Long story short, yes I was working on a set up, but I wasn't ready to publish here on this blog until it was all done. And I had so many ideas that I was sure was going to make this the mother of all subwoofer enclosures! But now that the cat's out of the bag... I won't spill all of my secrets and ideas, so this can be considered to be Version 1. Hopefully soon I can replicate and improve upon this idea.
Anyway - a few years ago I embarked on a DIY sound insulation project and actually while doing that, laid the plans for a subwoofer system. Because I had lost the use of the temp tire that is normally kept in the trunk due to the R35 calipers and rotors now on my car, the wheelwell was empty. Additionally, my research for how the R33 improved upon the R32 showed that weight distribution in the rear was important, and now my car was lighter in the back without the spare temp wheel!
So, installing a subwoofer would accomplish two tasks - it would restore or even improve the weight distribution of the car in the rear (assuming a subwoofer, amp and box would weigh more than the spare tire), AND if possible, I could utilize otherwise dead space where the spare used to be.
The first task of course was to get educated on car audio, specifically regarding how to build a subwoofer enclosure. I quickly learned that each subwoofer has a recommended, ideal cubic volume for enclosure space, at which it sounds the best. I also learned that several well known manufacturers were producing "shallow mount" subwoofers - subwoofers designed to not require as much space but reducing the size of the magnet, etc.
Then after a lot of research on subwoofers, I chose the Alpine SWR-T10 10 inch shallow subwoofer as the best possible candidate for the job.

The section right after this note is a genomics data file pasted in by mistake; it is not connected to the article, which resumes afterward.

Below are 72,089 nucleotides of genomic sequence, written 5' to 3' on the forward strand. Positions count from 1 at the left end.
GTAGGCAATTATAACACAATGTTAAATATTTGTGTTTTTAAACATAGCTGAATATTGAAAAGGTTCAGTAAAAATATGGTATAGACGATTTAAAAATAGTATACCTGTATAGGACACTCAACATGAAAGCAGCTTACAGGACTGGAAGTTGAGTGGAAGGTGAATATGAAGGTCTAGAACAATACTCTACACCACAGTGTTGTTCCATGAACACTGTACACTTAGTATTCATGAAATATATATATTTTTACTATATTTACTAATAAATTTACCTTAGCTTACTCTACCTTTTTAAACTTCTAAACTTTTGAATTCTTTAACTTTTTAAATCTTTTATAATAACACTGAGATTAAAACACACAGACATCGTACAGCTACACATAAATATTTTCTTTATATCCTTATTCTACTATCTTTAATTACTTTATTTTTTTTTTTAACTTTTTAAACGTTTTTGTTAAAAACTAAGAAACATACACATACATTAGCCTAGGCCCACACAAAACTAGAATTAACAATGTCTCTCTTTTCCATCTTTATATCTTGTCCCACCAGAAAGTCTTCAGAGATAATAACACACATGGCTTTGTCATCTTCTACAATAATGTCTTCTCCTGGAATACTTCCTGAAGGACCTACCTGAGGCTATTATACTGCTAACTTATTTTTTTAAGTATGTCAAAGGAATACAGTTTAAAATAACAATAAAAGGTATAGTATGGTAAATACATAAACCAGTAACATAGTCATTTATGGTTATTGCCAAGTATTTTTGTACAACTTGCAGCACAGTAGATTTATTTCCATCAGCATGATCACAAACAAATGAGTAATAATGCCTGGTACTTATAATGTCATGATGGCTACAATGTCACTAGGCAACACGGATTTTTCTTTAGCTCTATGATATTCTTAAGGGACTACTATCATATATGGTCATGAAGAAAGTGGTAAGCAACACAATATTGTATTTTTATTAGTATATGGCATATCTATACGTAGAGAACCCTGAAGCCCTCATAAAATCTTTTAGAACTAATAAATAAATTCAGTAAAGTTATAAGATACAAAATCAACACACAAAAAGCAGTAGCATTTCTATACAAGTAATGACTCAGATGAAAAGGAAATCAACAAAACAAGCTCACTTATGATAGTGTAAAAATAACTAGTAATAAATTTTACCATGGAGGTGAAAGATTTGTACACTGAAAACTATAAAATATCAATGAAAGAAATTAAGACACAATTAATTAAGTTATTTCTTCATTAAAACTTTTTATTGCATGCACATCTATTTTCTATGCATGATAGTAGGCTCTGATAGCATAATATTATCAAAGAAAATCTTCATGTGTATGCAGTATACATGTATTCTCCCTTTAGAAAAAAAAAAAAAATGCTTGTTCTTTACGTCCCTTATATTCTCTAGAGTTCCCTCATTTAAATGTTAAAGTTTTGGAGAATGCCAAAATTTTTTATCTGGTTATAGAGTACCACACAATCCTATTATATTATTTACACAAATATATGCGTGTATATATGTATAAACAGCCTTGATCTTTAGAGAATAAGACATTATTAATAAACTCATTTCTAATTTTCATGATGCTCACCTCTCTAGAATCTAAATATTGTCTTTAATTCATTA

Ideally, this new trunk floor would be level with the S15 trunk bar that I had also installed previously, so that I would have a perfectly flat floor all the way across.
With the Alpine subwoofer, I chose to match it with Alpine's PDX-M6 600W mono amp. Figured there would be no compatibility issues, at the very least.
So now, I had to figure out how to construct the enclosure.
|As you can see, not exactly the cleanest space down there|
I can't seem to find all the photos but will update when I do!
Anyway, once the ladder type frame was put together, using water and some garbage bags to verify the volume, we laid out fiberglass to create the unseen side of the enclosure, making sure it fit into the spare tirewell.
|Hard to tell but the inside of the fiberglass provides ideal volume for the Alpine subwoofer.|
|Love it or hate it, these worked well for me.|
|Another Monster product, ordered at the same time as the cable.|
Then it was just hooking up the Amp to the battery and the subwoofer.
|Meanwhile, we checked the placement of the subwoofer and found some polyurethane foam.|
|Speaker installed with the grill on. The surrounding polyurethane foam formed a flat floor on top of the box.|
|close up, you can see the Alpine R logo.|
I had planned some storage pods to try to use all available space as efficiently as possible. I never got around to doing that, however I can tell you that, even in conjunction with the cheapish Pioneer components in the car, the subwoofer really provided a much needed low frequency OOMPH to really give life to the music. Also, maybe because the amp was a source of clean power, compared to the current system (where due to lack of the subwoofer I have to really crank up the volume) which actually has more sound leakage at the levels where you can really hear the details in the music.
Anyway - looks like I will have to go back and figure out how to do this again. Maybe with the same components, but at the very least the search is on for a car audio shop that can do a great job with a custom subwoofer enclosure. As usual, I will keep all of you posted!
That’s a good idea because the spare tire is not needed if you go big brake kit
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